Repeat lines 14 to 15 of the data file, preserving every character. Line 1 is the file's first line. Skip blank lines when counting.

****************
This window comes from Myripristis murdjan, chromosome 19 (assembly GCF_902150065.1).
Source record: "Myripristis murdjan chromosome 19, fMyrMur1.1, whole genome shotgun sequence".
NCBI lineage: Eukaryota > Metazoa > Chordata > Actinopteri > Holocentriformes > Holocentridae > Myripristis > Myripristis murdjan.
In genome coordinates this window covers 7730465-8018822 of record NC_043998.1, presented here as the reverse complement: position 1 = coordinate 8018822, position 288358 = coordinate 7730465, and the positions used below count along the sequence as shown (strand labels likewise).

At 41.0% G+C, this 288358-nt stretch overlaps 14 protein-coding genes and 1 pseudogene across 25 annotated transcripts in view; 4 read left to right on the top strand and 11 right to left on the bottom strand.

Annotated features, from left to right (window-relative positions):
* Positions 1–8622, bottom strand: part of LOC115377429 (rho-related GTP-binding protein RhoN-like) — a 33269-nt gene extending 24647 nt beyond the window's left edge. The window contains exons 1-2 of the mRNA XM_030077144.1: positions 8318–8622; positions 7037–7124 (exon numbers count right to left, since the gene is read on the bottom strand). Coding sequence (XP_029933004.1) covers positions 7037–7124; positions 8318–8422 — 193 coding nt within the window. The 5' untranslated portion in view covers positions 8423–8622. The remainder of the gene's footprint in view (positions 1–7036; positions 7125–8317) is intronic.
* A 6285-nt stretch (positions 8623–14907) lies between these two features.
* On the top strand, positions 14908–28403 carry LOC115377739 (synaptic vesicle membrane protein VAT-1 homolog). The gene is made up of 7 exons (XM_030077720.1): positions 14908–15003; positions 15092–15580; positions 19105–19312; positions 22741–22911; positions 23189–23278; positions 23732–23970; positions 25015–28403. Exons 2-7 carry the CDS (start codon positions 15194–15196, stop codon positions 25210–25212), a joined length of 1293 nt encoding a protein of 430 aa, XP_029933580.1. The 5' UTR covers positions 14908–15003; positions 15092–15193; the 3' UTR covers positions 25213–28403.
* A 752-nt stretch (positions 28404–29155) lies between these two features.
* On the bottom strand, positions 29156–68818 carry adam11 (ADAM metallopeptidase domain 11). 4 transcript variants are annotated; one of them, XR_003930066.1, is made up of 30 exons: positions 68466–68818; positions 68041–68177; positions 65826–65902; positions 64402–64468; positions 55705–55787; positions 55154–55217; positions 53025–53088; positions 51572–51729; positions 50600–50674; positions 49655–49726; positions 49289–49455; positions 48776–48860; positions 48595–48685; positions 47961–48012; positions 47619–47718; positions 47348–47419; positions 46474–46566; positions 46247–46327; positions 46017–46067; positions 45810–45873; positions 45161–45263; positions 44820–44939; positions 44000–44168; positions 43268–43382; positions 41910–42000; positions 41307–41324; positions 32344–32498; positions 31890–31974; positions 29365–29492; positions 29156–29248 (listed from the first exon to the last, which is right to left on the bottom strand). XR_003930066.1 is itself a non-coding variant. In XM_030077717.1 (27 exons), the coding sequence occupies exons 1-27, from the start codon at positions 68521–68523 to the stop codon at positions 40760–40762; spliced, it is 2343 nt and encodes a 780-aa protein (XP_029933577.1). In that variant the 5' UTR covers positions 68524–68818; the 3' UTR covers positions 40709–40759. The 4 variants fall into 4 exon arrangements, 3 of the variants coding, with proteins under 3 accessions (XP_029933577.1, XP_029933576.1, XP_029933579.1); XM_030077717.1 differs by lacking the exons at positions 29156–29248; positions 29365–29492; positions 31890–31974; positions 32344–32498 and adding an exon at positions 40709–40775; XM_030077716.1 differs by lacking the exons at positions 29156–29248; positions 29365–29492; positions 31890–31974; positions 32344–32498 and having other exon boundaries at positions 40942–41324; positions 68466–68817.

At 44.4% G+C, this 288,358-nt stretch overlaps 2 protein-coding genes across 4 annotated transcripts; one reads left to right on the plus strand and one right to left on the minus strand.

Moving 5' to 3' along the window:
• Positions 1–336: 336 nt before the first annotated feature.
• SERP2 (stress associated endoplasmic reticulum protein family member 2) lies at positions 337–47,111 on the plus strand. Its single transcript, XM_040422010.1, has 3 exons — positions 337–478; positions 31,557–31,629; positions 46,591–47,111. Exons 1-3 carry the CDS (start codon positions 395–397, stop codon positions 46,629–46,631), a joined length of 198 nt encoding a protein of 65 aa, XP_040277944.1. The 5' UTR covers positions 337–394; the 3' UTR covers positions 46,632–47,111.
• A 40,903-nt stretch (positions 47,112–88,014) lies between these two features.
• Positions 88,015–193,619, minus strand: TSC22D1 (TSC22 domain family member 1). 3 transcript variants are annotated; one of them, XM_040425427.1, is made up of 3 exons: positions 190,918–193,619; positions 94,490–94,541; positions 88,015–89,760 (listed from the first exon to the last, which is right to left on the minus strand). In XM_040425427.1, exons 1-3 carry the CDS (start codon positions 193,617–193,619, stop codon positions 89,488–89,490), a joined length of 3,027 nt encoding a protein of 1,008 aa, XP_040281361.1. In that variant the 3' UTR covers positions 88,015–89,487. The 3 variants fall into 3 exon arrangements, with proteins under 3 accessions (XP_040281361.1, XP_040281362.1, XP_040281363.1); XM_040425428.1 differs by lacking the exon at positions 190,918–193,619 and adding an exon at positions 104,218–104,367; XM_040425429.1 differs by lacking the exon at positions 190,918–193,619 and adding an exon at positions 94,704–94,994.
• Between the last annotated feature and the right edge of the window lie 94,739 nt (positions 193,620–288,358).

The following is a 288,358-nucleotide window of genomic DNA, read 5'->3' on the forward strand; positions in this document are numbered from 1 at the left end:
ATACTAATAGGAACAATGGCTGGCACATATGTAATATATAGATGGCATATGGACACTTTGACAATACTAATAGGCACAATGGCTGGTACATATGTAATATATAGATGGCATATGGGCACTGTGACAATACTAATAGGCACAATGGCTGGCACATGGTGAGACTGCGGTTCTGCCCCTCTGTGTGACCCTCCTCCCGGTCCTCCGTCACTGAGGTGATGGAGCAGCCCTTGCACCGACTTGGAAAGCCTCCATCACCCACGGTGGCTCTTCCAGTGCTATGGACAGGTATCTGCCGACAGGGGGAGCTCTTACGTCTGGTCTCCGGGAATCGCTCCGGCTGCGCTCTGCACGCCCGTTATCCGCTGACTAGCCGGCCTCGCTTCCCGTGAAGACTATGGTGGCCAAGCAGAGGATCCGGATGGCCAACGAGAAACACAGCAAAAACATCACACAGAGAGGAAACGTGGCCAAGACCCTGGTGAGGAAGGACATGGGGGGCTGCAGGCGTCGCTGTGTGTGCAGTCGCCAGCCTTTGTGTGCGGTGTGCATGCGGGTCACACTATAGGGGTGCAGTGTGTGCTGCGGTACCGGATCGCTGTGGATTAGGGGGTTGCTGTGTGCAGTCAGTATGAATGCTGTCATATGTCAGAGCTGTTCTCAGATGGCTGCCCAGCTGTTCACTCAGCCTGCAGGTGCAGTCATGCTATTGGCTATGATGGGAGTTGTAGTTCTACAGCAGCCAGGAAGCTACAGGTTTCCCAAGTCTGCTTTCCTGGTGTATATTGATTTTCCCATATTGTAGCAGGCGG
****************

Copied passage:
• Positions 1–336: 336 nt before the first annotated feature.
• SERP2 (stress associated endoplasmic reticulum protein family member 2) lies at positions 337–47,111 on the plus strand. Its single transcript, XM_040422010.1, has 3 exons — positions 337–478; positions 31,557–31,629; positions 46,591–47,111. Exons 1-3 carry the CDS (start codon positions 395–397, stop codon positions 46,629–46,631), a joined length of 198 nt encoding a protein of 65 aa, XP_040277944.1. The 5' UTR covers positions 337–394; the 3' UTR covers positions 46,632–47,111.